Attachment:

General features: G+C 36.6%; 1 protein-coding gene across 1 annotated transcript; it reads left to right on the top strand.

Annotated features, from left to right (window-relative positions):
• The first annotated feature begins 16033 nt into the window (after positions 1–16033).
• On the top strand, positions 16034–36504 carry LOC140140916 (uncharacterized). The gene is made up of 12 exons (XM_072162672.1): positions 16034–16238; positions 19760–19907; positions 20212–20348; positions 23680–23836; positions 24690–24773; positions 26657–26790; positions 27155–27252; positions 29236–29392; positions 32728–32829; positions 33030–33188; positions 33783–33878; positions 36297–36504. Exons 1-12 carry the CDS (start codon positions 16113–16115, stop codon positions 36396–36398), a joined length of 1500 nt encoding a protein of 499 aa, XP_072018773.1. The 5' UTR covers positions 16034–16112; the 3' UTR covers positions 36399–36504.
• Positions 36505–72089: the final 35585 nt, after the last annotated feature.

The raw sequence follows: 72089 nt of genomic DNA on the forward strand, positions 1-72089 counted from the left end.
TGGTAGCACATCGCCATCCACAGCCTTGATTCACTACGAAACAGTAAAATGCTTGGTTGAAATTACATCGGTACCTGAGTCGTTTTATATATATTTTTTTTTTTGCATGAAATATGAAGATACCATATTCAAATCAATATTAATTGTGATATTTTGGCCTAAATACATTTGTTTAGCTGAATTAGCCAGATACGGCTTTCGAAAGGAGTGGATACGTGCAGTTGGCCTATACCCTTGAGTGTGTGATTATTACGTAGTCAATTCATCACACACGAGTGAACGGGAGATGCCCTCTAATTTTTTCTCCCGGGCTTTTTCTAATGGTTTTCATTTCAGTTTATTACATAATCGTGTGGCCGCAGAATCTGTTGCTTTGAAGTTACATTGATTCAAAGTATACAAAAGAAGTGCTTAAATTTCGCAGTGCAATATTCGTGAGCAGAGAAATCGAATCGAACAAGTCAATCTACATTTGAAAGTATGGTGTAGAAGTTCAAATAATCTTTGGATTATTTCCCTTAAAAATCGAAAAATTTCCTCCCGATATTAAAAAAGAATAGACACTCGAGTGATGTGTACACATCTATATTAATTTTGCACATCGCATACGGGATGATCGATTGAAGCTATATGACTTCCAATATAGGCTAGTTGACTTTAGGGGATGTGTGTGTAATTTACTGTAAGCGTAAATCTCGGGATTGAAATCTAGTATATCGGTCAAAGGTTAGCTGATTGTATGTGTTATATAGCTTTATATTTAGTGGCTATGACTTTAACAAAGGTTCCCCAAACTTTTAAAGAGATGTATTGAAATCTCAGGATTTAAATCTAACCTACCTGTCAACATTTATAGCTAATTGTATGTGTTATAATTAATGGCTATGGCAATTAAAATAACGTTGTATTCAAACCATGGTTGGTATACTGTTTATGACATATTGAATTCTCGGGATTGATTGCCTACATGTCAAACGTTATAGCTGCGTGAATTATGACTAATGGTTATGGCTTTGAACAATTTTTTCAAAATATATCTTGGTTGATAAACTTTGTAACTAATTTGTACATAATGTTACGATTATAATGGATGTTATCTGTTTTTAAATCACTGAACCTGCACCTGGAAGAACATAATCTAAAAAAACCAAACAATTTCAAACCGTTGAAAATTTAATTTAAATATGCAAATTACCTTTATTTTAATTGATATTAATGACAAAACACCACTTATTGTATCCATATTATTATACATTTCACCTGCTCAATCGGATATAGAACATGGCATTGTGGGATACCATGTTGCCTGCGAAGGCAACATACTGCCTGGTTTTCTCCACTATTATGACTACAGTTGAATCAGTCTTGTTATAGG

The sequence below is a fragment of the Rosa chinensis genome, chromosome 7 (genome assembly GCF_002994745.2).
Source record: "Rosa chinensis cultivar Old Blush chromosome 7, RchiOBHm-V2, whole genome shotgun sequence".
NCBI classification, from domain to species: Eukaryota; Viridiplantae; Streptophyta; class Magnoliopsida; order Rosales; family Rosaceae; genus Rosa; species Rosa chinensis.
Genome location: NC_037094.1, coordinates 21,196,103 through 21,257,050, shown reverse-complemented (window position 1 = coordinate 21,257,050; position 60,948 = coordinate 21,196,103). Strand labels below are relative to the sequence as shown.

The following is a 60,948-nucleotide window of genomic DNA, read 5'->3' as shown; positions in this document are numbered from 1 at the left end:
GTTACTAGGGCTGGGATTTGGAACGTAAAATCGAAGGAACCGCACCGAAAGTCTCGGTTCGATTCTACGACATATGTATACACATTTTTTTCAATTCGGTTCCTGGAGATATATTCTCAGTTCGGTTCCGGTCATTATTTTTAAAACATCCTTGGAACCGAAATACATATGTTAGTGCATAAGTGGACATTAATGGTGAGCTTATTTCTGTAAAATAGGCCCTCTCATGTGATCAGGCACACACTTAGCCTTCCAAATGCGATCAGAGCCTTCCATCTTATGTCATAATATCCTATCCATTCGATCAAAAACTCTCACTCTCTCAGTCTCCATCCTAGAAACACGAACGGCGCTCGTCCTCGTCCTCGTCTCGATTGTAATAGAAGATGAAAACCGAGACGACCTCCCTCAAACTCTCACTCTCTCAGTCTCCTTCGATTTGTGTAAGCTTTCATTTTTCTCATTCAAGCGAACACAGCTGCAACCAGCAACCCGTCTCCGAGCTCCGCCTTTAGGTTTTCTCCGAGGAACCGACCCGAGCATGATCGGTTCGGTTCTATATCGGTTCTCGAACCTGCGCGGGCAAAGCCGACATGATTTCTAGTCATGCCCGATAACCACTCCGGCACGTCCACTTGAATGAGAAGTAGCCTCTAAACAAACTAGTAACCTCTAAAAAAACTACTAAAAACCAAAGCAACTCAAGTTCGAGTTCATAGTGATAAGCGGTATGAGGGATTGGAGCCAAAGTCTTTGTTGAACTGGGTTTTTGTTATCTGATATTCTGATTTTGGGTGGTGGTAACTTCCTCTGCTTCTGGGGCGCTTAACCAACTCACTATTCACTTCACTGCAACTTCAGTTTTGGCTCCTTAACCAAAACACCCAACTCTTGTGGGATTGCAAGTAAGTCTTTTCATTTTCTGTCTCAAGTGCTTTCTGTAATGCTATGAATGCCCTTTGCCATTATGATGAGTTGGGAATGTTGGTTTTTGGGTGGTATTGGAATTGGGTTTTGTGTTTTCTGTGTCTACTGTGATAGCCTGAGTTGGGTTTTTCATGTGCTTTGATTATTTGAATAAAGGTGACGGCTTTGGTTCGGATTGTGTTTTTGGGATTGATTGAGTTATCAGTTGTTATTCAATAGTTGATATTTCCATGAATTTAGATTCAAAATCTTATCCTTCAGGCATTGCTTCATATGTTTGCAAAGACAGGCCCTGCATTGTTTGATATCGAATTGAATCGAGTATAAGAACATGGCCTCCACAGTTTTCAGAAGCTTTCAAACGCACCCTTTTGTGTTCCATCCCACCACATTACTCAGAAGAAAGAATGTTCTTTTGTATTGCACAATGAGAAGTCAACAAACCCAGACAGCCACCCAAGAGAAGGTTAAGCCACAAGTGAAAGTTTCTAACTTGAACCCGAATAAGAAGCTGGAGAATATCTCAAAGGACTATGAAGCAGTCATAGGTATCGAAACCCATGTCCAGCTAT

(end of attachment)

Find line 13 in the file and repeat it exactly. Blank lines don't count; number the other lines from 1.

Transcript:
GTTACTAGGGCTGGGATTTGGAACGTAAAATCGAAGGAACCGCACCGAAAGTCTCGGTTCGATTCTACGACATATGTATACACATTTTTTTCAATTCGGTTCCTGGAGATATATTCTCAGTTCGGTTCCGGTCATTATTTTTAAAACATCCTTGGAACCGAAATACATATGTTAGTGCATAAGTGGACATTAATGGTGAGCTTATTTCTGTAAAATAGGCCCTCTCATGTGATCAGGCACACACTTAGCCTTCCAAATGCGATCAGAGCCTTCCATCTTATGTCATAATATCCTATCCATTCGATCAAAAACTCTCACTCTCTCAGTCTCCATCCTAGAAACACGAACGGCGCTCGTCCTCGTCCTCGTCTCGATTGTAATAGAAGATGAAAACCGAGACGACCTCCCTCAAACTCTCACTCTCTCAGTCTCCTTCGATTTGTGTAAGCTTTCATTTTTCTCATTCAAGCGAACACAGCTGCAACCAGCAACCCGTCTCCGAGCTCCGCCTTTAGGTTTTCTCCGAGGAACCGACCCGAGCATGATCGGTTCGGTTCTATATCGGTTCTCGAACCTGCGCGGGCAAAGCCGACATGATTTCTAGTCATGCCCGATAACCACTCCGGCACGTCCACTTGAATGAGAAGTAGCCTCTAAACAAACTAGTAACCTCTAAAAAAACTACTAAAAACCAAAGCAACTCAAGTTCGAGTTCATAGTGATAAGCGGTATGAGGGATTGGAGCCAAAGTCTTTGTTGAACTGGGTTTTTGTTATCTGATATTCTGATTTTGGGTGGTGGTAACTTCCTCTGCTTCTGGGGCGCTTAACCAACTCACTATTCACTTCACTGCAACTTCAGTTTTGGCTCCTTAACCAAAACACCCAACTCTTGTGGGATTGCAAGTAAGTCTTTTCATTTTCTGTCTCAAGTGCTTTCTGTAATGCTATGAATGCCCTTTGCCATTATGATGAGTTGGGAATGTTGGTTTTTGGGTGGTATTGGAATTGGGTTTTGTGTTTTCTGTGTCTACTGTGATAGCCTGAGTTGGGTTTTTCATGTGCTTTGATTATTTGAATAAAGGTGACGGCTTTGGTTCGGATTGTGTTTTTGGGATTGATTGAGTTATCAGTTGTTATTCAATAGTTGATATTTCCATGAATTTAGATTCAAAATCTTATCCTTCAGGCATTGCTTCATATGTTTGCAAAGACAGGCCCTGCATTGTTTGATATCGAATTGAATCGAGTATAAGAACATGGCCTCCACAGTTTTCAGAAGCTTTCAAACGCACCCTTTTGTGTTCCATCCCACCACATTACTCAGAAGAAAGAATGTTCTTTTGTATTGCACAATGAGAAGTCAACAAACCCAGACAGCCACCCAAGAGAAGGTTAAGCCACAAGTGAAAGTTTCTAACTTGAACCCGAATAAGAAGCTGGAGAATATCTCAAAGGACTATGAAGCAGTCATAGGTATCGAAACCCATGTCCAGCTAT